*(Do not confuse this product with OPI's regular Axxium gel line -- that is a "traditional gel",)

Wednesday, November 9, 2011

Wow... Harsh.

So, there's been a big "brouhaha" lately about some of the different nail shapes. Square, squoval, oval, & round... we all get that. Stiletto, edge, pipe, lipstick, and (holy smokes) "duck feet" (I prefer the term "flared edge) have some people up in arms! What's that all about? Ok, so you don't like them; fine. But as a professional, why would you NOT offer something to your clients that (a) you *can* do, and (b) you can easily make a larger profit off of?!?! That's just crazy to me.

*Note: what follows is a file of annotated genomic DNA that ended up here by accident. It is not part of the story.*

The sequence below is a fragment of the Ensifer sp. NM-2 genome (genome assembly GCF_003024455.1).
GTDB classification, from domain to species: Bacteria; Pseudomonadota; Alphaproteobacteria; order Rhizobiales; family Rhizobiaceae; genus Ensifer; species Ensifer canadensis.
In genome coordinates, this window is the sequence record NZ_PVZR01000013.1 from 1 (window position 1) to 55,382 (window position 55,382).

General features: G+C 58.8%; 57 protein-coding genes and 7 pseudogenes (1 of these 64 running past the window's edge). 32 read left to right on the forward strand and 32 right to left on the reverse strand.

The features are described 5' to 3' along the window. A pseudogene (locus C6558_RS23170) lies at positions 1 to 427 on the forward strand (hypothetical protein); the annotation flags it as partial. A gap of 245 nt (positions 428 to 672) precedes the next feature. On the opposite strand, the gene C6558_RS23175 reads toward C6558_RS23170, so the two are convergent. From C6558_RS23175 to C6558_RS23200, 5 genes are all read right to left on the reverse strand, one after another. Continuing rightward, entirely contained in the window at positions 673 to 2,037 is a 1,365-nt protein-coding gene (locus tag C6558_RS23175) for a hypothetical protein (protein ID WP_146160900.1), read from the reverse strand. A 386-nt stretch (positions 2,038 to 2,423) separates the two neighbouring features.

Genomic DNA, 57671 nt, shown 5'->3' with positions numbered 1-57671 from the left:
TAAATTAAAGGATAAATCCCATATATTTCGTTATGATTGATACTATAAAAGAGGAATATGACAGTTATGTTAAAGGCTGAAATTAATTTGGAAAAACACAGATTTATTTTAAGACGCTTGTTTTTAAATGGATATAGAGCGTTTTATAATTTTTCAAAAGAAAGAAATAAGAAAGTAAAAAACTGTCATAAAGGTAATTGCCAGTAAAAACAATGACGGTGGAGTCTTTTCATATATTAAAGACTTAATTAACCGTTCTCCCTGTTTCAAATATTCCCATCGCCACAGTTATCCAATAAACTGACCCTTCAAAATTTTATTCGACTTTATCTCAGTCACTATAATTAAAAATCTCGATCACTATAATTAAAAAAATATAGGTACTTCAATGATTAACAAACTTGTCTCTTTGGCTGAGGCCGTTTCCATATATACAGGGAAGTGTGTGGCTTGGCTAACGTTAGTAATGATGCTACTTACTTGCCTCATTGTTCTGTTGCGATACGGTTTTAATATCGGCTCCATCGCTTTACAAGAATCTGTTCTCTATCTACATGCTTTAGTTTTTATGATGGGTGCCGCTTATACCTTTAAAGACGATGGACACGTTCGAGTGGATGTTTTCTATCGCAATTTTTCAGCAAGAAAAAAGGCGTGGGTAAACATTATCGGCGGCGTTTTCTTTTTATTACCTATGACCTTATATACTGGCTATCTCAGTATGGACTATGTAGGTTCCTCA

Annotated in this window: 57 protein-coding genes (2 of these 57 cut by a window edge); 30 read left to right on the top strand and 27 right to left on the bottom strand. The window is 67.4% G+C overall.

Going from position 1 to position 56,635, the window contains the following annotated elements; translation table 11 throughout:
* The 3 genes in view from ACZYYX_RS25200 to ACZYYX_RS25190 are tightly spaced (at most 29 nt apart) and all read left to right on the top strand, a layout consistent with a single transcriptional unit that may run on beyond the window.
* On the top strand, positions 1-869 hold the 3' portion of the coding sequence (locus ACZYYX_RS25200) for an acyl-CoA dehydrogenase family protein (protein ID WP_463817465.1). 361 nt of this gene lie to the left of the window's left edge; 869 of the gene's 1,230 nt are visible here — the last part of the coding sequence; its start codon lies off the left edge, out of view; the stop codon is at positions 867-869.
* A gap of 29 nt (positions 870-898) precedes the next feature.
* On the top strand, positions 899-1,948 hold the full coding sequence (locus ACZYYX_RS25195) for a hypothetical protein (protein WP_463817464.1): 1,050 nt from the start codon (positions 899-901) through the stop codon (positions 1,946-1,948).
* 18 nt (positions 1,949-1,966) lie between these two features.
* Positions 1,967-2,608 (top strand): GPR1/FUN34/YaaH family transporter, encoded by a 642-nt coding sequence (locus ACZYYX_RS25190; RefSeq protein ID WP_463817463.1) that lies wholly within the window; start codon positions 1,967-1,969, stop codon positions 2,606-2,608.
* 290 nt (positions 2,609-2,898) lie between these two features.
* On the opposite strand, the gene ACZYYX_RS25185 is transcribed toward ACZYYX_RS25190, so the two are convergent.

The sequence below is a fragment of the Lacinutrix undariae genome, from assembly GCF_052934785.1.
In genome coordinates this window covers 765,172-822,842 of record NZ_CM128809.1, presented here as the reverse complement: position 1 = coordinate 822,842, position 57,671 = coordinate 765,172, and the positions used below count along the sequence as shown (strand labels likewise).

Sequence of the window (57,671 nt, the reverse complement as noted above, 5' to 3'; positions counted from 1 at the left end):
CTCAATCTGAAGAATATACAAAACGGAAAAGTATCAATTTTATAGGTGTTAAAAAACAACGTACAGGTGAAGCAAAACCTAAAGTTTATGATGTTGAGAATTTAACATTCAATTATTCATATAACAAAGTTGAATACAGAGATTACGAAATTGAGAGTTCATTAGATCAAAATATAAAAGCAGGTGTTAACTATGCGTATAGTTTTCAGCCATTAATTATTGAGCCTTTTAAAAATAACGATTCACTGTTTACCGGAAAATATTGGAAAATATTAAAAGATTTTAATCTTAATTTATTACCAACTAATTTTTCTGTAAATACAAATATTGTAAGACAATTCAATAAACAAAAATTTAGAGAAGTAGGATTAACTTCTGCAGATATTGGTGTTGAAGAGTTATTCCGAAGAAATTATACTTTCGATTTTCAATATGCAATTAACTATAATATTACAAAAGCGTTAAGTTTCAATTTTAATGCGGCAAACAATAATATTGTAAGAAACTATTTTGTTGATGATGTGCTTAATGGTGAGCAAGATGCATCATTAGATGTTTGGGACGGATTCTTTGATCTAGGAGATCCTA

I admit, these specialty type of nails are OBVIOUSLY not for everyone; heck, they're not for MOST people. But, that doesn't mean there isn't a market for them. If you owned a grocery store, and your customers wanted goat's milk, would you refuse to supply it just because YOU don't like goat's milk? No. If you owned a clothing store, and your customers wanted corsets & knee-high socks, would you refuse to stock them just because YOU don't think they're attractive? No.

Seriously, people, unless something is honestly against your religion, morals, or ethics... why would you not offer something that the public wants? To me, it's like biting the hand that feeds you (or, in this case, slapping the hand that pays you). I may not like these styles on a personal basis, and they definitely aren't for everyone/everyday wear... but that doesn't mean that I will refuse to do them. I *will*, however, make sure to educate my clients so they understand all the pros & cons with the style of their choice.